Economic Briefs

Difficulty of Growing Tails Again
25 January, 2008, Prabir Purkayastha
There has been a recent parting of the ways between the Left parties, particularly the CPI(M) and various sections, which had earlier appeared to be a part of a larger coalition of forces against imperialist globalisation. Obviously, Nandigram and Singur are symptomatic of a much larger difference that existed and which has now surfaced. This current divergence reflects several issues; the role of development, the role of the state and the issue of imperialism.
The Fiscal Deficit
17 August, 2002, Jyotirmoy Bhattacharya
The fiscal deficit is the difference between the government's total expenditure and its total receipts (excluding borrowing).
Is a Fiscal Deficit Inherently Bad?
17 August, 2002,
In the late twenties the British Treasury (because of which this view came to be known as the "Treasury View") that in all circumstances the government's balancing its expenditure with its income, i.e. not resorting to any fiscal deficit, is the most desirable policy for an economy. The British colonial government in India, it may be recalled, had used precisely this argument for pursuing deflationary policies even during the years of the Great Depression because of the fall in its tax revenue.
Privatisation and Poverty Reduction : What are the Links ?
03 August, 2002, Jayati Ghosh
If poverty reduction is an explicit over-riding concern, any programme, project or policy must be evaluated for its effects on this, which means.....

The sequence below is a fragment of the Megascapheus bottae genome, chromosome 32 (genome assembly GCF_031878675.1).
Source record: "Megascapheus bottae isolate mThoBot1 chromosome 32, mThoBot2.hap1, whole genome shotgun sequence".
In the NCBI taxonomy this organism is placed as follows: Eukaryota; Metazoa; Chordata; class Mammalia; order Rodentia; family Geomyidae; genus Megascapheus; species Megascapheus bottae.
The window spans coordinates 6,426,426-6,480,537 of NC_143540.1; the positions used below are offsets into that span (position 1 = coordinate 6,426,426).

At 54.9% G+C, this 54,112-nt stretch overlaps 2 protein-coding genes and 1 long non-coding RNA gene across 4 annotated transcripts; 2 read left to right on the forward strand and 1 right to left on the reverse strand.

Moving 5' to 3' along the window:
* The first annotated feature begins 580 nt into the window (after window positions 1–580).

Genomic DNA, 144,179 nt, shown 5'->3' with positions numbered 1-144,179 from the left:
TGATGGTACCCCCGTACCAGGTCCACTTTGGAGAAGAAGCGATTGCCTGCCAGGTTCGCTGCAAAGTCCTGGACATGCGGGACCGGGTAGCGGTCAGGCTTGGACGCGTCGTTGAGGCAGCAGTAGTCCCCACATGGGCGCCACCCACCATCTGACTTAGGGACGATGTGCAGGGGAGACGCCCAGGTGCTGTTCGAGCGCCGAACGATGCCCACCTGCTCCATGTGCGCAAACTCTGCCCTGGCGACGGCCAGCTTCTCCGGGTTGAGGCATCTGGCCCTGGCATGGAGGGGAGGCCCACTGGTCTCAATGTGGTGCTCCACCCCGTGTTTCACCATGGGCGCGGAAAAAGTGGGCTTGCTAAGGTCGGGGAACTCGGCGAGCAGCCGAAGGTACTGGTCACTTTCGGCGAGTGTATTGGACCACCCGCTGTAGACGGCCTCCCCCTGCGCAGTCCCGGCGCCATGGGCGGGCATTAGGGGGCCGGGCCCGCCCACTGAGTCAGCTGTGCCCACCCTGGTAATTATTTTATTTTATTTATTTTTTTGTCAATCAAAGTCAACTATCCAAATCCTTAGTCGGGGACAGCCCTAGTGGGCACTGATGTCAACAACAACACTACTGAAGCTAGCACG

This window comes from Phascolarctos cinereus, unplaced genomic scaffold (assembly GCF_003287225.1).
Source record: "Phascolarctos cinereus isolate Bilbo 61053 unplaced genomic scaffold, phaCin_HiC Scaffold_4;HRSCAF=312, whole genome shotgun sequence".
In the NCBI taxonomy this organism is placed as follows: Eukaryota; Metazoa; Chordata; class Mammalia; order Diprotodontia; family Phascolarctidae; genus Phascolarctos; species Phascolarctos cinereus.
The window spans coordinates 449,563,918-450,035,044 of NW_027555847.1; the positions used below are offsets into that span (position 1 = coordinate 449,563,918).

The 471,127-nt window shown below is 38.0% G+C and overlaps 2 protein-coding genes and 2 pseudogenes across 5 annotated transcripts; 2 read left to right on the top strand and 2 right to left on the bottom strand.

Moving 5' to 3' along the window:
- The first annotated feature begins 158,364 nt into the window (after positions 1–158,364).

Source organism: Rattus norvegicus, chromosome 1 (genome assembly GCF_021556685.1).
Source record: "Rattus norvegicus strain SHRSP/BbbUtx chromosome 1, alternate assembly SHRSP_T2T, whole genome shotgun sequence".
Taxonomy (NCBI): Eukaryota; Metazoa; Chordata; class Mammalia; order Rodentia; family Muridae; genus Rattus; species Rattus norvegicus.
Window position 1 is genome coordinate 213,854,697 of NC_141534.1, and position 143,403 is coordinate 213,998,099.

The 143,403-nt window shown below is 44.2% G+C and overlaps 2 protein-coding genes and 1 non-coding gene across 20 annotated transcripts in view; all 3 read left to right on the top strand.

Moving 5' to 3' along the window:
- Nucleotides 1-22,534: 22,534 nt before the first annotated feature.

What was the Vision Underlying India's Post-Independence Economic Strategy?
12 June, 2002,
The vision of the Indian economic regime erected in the 1950's emerged from the freedom struggle. The economy had been dominated by metropolitan capital and metropolitan commodities in the pre- independence period. Freedom meant freedom from this domination; and this could not be ensured without giving the State in independent India a major role in building up infrastructure, expanding and strengthening the productive base of the economy, setting up new financial institutions and regulating and co-ordinating economic activity.
What was the Nature of the Agrarian Transition in Post- Independence India?
12 June, 2002,
The essence of the agrarian transition in post-Independence India has been the development of a socially narrowly-based agrarian capitalism. While there has been some change in the composition of the top land-owning stratum (with the decline of the erstwhile zamindars and the moving up
CSO's Shaky GDP Estimates
03 April, 2002, C. Rammanohar Reddy
The past 10 days have been embarrassing for India's official statistics machinery. First, the Central Statistical Organisation announced that the economy grew by only 4 per cent in 2000-01, after saying a year ago that growth would be 6 per cent and following that up in June 2001 with an estimate of 5.2 per cent for 2000-01. If the extent of this downward revision was not bad enough, the CSO quickly followed it up with its Advance Estimate of growth in the current fiscal year 2001-02. This would seem just what the doctor the Government ordered: GDP growth of 5.4 per cent, while everyone had been talking of growth of between just 4 and 5 per cent.

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